So anxiety is rooted in biology. It’s evolutionarily
based in that we have our own fight or flight responses. Some of it is very old and triggered
from the deep part of our brain that is the oldest part, the fight or flight response.
And then some of it comes from the cortex which evolved much later and that’s worry.
And that might be 21st century anxiety because there’s a lot we can find to worry about
these days. Are we going to make enough money? Are we going to get the right job? Are we
going to provide for our families? Are we going to do the right thing? What could go
wrong in the world? So many things can trigger anxiety just by walking through everyday life.
But the good news is our systems are also set up to handle it. The beauty of anxiety
and the system that we have of anxiety that’s all throughout our nervous system is that
it evolved to protect us. So there’s two components to it. The oldest being the amygdala
which is deep in the brain in the reptilian part of our brain signals whether we should
fight something, flee something or freeze. When it goes awry is when it’s perceiving
immediate danger that really isn’t there. Somebody’s heart starts to race and they
think oh my goodness, is something wrong with me? That’s panic and that can send somebody
into a panic attack which is the clinical manifestation of the fight or flight response.
The other thing with anxiety is again as we evolved and became thinking human beings and
started building communities and cities and civilizations is our brain evolved and there’s
the cortex. It’s within the cortex that we think. It’s within that system that we
worry. And so we can worry ourselves into states of anxiety where we are fraught in
not knowing what to do and we actually get stuck with anxiety and so we’re tense and
irritable and upset. So what makes the difference between everyday anxiety which we all experience
– anxiety is perfectly normal. In any form it’s perfectly normal. Having your heart
racing because somebody is walking behind you and you don’t know who it is is kind
of normal. But if you let that happen to you when you’re sitting alone at home and you
start having panic then that gets out of control. And worry about what to do in the future is
normal for all of us. But if we can’t move our minds off of that and onto what do I need
to take care of here and let me enjoy my family while we’re doing this thing and activity
and I’ll problem solve that later then that becomes a problem and that might become an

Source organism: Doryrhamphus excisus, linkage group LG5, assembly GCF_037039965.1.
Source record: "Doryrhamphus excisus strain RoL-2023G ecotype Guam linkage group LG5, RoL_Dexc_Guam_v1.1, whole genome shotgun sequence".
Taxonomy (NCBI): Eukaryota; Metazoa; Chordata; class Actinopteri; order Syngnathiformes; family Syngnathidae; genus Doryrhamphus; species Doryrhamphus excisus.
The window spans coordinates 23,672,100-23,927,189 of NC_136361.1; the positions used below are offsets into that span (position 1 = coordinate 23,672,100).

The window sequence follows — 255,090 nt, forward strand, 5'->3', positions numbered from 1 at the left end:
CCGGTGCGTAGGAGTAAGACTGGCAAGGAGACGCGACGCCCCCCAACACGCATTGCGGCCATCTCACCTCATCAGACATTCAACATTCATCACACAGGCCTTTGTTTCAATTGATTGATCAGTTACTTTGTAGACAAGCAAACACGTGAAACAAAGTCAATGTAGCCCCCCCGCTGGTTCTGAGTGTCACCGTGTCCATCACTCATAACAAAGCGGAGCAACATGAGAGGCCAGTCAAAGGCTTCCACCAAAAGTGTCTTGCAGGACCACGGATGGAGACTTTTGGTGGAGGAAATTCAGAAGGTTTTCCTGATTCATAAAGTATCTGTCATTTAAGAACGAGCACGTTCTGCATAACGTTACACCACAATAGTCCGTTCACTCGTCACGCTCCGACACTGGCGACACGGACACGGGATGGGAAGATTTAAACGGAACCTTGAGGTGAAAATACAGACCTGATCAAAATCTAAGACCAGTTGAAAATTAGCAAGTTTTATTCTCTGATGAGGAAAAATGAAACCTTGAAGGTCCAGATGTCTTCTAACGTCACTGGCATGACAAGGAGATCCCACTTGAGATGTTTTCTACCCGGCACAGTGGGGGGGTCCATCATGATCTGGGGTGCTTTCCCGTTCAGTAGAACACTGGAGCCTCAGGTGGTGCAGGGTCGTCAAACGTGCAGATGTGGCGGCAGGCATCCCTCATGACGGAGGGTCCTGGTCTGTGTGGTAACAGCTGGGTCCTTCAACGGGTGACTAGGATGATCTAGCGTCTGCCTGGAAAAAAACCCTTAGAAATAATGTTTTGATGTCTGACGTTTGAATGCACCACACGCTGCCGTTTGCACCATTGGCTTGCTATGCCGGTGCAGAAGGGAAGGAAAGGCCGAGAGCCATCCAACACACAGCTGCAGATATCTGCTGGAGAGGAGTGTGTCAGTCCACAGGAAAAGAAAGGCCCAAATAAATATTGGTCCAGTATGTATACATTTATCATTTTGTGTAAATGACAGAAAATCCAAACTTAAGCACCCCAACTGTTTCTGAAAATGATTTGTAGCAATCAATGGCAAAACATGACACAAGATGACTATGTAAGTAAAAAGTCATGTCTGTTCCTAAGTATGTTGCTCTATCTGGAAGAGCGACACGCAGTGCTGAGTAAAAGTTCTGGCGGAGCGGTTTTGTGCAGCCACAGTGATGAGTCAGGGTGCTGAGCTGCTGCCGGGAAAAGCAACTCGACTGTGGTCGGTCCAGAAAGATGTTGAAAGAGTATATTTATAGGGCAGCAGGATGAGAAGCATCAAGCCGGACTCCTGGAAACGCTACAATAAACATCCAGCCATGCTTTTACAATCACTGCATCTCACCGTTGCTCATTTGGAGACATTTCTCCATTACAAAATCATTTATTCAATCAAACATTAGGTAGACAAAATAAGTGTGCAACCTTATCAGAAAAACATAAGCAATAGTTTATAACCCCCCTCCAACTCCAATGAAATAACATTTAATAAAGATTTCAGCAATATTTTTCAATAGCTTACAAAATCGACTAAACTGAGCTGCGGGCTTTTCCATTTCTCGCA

anxiety issue. What was great from the 1990s all the way through to now is it sort of was
the age of anxiety in terms of mental health treatment development. The 1990s opened up
lots of treatment funded here in the United States by the National Institutes of Mental
Health. And then also in other countries did similar things where cognitive behavioral
therapy became the most tested and developed treatment and found to be the most effective
psychological or talk therapy for managing anxiety. And managing anxiety of all kinds.
Obsessive compulsive disorder, panic disorder, generalized anxiety disorder and so forth.
Social phobia, the number one anxiety disorder in kids and adults. Cognitive behavioral therapy
is great for that. So we put a lot of work into developing these treatments and perfecting
them. And then also there are great medications actually that were developed through that
time. The combination of the two treatments works best for many people who are debilitated
by anxiety. But these treatments are excellent and they
are available but not widespread. So this is where again technology comes in because
technology has allowed us to put some of the skills training and some of the aspects of
cognitive behavior therapy into apps, into online programs and such that then can reach
hard to reach individuals and people who don’t have access to services. There’s some very
exciting work being done today throughout the country and around the world in terms
of anxiety research looking at in different ways what aspects of the brain are working
with the amygdala and the cortex in terms of turning anxiety on when it doesn’t need
to, keeping it going. What are the triggers for anxiety on all different levels from genetic
all the way through to what’s in the environment. And then helping to sharpen our treatments
to direct themselves to those mechanisms and tamp down those mechanisms so that can help
a person probably earlier in the cycle of anxiety, earlier in life in such and to manage.
So neuroscience is coming on with all sorts of ways of looking at what are some new technologies
including different types of computer apps and stuff that target anxiety processes. And
then there are also ways of disseminating treatments and reaching people that we are
working with. So I think the big exciting part of what we’re seeing over the next
ten to 20 years is going to be much more dissemination of more targeted and I think more effective
treatments for people that are going to be coming on board and going to be disseminated
through many different means. Not just through your local therapist like me but also through
many different types of technologies that are going to be made available.